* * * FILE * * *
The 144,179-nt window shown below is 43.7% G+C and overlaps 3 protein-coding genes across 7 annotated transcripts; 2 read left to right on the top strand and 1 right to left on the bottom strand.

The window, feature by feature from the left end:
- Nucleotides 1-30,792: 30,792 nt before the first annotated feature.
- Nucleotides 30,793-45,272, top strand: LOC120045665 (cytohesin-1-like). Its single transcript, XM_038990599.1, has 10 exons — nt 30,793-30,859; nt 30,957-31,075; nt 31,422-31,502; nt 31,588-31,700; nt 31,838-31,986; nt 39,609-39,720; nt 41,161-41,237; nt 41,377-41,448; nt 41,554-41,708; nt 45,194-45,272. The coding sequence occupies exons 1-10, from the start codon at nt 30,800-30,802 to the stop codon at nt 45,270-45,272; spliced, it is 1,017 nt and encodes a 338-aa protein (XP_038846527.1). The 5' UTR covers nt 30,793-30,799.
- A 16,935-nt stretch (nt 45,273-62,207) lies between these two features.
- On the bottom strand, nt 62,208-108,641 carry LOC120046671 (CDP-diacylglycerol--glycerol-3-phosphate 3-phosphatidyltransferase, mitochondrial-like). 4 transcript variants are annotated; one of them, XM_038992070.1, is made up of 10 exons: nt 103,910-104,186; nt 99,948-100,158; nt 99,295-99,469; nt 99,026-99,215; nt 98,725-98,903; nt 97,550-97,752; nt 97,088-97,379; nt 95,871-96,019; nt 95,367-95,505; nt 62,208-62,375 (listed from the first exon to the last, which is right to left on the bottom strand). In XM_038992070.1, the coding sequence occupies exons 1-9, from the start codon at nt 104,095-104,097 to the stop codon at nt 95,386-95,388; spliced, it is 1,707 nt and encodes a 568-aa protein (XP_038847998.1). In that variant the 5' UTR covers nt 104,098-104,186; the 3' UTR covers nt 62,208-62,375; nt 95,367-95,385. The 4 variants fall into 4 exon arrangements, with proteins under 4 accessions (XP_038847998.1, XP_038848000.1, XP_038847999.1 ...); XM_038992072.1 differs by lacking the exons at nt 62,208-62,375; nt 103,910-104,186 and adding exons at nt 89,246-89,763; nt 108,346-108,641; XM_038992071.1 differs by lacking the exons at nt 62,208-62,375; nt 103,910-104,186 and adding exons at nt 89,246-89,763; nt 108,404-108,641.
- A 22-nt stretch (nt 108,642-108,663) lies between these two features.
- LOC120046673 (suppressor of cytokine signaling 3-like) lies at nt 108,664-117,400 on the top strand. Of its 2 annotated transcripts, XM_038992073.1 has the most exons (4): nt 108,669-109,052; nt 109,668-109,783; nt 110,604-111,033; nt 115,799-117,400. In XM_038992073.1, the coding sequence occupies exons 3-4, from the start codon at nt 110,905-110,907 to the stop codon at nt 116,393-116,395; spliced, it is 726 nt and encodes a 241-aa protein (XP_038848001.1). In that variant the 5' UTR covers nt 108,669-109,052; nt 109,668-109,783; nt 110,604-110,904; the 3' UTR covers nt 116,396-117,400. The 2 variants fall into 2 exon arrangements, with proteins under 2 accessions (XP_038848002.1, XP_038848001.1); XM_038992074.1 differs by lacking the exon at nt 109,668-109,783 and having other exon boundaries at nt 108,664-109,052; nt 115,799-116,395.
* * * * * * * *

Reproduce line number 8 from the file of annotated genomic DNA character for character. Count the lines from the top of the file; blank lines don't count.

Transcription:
- LOC120046673 (suppressor of cytokine signaling 3-like) lies at nt 108,664-117,400 on the top strand. Of its 2 annotated transcripts, XM_038992073.1 has the most exons (4): nt 108,669-109,052; nt 109,668-109,783; nt 110,604-111,033; nt 115,799-117,400. In XM_038992073.1, the coding sequence occupies exons 3-4, from the start codon at nt 110,905-110,907 to the stop codon at nt 116,393-116,395; spliced, it is 726 nt and encodes a 241-aa protein (XP_038848001.1). In that variant the 5' UTR covers nt 108,669-109,052; nt 109,668-109,783; nt 110,604-110,904; the 3' UTR covers nt 116,396-117,400. The 2 variants fall into 2 exon arrangements, with proteins under 2 accessions (XP_038848002.1, XP_038848001.1); XM_038992074.1 differs by lacking the exon at nt 109,668-109,783 and having other exon boundaries at nt 108,664-109,052; nt 115,799-116,395.